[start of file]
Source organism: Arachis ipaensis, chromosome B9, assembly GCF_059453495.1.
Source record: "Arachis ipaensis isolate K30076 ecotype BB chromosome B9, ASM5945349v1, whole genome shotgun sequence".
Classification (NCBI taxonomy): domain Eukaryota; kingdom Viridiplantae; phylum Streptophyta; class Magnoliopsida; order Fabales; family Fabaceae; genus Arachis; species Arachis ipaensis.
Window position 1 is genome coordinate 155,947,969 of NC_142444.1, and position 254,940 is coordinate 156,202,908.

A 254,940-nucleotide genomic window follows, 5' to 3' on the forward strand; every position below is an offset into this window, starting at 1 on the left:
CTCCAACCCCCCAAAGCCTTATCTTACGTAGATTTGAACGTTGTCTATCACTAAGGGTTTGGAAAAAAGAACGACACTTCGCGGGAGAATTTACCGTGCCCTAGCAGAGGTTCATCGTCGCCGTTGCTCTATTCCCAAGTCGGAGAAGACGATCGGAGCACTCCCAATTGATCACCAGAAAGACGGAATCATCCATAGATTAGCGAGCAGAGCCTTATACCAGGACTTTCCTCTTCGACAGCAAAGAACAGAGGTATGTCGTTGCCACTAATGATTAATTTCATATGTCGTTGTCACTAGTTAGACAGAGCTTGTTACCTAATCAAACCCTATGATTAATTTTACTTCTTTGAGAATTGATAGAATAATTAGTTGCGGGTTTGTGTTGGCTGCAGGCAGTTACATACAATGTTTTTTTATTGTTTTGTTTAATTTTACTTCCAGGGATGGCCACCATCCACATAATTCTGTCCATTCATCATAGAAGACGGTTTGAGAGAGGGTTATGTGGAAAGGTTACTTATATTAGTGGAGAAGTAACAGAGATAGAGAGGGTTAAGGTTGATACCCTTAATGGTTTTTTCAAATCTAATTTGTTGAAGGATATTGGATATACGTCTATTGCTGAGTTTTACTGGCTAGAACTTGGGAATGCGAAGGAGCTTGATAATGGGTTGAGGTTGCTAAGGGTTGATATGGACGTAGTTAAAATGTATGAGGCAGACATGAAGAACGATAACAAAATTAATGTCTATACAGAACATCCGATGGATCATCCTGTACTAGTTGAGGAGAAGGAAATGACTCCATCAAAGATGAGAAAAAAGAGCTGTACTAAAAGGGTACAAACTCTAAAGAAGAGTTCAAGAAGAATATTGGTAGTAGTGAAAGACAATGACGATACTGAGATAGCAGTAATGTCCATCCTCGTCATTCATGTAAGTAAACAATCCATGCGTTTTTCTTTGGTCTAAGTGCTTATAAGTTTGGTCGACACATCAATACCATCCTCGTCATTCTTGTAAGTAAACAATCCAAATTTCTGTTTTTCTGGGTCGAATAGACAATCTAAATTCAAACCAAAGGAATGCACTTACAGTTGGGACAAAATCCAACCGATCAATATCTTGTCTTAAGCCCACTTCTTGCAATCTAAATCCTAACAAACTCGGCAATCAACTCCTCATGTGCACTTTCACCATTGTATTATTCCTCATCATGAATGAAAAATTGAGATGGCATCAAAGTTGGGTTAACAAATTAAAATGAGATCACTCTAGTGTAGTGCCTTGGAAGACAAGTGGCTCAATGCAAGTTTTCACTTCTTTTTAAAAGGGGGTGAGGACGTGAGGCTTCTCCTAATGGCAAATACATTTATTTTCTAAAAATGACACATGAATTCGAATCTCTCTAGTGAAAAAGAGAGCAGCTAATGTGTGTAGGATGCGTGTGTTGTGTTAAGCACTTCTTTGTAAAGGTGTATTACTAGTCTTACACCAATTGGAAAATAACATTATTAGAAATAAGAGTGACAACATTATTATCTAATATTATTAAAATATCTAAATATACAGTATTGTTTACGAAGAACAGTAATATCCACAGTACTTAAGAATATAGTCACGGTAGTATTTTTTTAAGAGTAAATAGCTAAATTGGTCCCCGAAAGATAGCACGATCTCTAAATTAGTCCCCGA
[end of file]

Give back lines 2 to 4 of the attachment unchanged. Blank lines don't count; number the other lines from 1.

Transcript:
Source record: "Arachis ipaensis isolate K30076 ecotype BB chromosome B9, ASM5945349v1, whole genome shotgun sequence".
Classification (NCBI taxonomy): domain Eukaryota; kingdom Viridiplantae; phylum Streptophyta; class Magnoliopsida; order Fabales; family Fabaceae; genus Arachis; species Arachis ipaensis.
Window position 1 is genome coordinate 155,947,969 of NC_142444.1, and position 254,940 is coordinate 156,202,908.